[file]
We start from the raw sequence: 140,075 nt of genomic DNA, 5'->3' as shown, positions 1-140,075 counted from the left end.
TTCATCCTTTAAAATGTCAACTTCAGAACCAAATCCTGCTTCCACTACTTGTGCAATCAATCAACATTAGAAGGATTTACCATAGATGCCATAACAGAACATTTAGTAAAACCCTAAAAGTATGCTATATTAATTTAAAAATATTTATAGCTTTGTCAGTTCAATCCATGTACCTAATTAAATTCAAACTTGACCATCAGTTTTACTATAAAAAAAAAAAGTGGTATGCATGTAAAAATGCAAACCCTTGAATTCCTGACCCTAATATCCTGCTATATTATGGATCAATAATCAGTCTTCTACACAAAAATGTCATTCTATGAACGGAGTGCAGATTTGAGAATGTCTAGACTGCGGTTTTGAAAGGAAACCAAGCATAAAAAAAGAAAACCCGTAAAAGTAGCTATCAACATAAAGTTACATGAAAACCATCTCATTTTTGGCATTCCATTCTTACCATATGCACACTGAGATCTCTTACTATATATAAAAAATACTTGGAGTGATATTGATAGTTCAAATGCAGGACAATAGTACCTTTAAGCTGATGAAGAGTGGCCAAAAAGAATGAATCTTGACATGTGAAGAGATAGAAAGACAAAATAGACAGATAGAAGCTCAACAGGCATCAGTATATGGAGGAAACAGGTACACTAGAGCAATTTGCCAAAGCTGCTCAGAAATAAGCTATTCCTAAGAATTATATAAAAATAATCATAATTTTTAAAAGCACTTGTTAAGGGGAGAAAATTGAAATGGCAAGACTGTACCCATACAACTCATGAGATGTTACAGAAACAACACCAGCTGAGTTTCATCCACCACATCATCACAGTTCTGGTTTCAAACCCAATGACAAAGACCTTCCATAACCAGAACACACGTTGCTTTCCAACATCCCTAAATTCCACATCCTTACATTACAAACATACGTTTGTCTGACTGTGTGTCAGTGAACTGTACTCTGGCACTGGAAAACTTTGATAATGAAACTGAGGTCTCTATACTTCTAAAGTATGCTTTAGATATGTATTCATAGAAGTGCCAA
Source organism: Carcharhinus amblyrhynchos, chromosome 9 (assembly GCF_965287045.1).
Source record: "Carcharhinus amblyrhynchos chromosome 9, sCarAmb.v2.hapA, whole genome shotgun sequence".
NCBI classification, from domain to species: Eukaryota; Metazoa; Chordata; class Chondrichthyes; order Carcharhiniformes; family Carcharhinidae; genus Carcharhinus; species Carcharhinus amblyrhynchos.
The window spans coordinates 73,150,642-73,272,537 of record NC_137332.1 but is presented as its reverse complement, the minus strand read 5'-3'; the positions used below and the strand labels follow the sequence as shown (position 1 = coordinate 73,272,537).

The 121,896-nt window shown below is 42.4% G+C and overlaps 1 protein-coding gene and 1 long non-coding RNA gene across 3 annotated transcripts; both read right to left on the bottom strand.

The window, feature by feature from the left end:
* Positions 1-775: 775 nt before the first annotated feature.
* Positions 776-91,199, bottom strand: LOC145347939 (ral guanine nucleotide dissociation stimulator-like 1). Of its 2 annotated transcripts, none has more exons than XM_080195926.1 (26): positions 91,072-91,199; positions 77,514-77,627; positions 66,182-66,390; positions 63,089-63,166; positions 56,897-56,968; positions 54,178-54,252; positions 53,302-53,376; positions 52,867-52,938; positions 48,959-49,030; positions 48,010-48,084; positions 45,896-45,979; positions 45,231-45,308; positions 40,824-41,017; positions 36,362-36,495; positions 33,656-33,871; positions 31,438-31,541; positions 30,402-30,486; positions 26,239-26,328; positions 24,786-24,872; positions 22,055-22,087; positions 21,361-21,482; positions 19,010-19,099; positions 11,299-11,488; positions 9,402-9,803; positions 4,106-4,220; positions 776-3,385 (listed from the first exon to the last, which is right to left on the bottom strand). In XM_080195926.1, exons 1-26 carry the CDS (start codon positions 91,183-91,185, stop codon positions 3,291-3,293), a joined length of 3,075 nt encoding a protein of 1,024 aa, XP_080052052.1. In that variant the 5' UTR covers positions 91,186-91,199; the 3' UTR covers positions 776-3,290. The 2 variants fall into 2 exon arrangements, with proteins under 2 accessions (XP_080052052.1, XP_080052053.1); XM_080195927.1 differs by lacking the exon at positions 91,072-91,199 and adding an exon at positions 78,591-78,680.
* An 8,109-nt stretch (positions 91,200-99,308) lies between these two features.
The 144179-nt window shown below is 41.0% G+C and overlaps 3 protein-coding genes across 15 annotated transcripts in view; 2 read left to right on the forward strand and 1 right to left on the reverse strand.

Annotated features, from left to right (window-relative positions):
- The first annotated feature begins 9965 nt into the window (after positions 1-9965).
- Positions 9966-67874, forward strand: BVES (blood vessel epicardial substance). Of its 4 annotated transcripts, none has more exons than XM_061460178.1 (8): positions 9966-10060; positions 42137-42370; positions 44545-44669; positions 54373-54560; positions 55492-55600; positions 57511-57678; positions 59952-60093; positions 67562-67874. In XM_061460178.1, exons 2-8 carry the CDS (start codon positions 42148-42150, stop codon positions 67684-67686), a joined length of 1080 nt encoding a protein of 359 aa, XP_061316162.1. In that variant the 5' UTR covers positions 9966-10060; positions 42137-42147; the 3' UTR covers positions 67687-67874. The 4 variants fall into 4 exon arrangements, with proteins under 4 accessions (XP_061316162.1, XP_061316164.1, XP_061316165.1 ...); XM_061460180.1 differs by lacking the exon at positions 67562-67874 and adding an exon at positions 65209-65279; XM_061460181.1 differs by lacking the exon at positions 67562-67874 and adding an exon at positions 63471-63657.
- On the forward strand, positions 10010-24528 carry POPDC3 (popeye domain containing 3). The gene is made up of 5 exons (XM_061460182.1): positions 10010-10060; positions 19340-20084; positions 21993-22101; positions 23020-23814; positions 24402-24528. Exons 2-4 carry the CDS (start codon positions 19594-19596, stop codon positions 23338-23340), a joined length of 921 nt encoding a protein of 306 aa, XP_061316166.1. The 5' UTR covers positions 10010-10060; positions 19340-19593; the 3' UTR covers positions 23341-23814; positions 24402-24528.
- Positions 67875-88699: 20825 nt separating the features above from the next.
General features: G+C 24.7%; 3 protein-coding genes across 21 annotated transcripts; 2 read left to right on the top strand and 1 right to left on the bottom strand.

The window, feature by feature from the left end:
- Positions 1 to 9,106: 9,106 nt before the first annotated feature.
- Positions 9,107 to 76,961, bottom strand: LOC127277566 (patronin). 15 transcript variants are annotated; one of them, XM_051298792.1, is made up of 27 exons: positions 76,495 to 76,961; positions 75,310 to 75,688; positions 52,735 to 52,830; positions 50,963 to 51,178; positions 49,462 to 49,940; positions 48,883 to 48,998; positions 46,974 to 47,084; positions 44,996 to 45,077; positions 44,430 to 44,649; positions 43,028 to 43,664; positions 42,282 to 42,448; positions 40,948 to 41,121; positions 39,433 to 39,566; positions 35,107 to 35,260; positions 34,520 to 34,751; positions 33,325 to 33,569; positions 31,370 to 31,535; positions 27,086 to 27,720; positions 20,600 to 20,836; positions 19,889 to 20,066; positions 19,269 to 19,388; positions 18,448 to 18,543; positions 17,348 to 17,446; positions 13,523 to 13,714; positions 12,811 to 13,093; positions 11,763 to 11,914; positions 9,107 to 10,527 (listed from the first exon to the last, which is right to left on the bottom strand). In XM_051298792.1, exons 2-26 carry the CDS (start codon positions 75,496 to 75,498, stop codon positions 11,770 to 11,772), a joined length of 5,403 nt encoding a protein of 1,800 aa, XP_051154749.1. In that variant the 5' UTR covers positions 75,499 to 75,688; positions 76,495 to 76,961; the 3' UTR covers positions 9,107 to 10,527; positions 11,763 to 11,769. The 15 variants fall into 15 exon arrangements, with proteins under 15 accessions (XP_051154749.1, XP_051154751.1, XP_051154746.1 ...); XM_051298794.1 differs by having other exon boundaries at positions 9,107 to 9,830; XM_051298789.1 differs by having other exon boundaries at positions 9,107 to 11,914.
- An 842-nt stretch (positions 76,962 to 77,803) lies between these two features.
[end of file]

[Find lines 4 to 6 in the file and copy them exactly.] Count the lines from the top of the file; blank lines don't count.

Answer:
Source record: "Carcharhinus amblyrhynchos chromosome 9, sCarAmb.v2.hapA, whole genome shotgun sequence".
NCBI classification, from domain to species: Eukaryota; Metazoa; Chordata; class Chondrichthyes; order Carcharhiniformes; family Carcharhinidae; genus Carcharhinus; species Carcharhinus amblyrhynchos.
The window spans coordinates 73,150,642-73,272,537 of record NC_137332.1 but is presented as its reverse complement, the minus strand read 5'-3'; the positions used below and the strand labels follow the sequence as shown (position 1 = coordinate 73,272,537).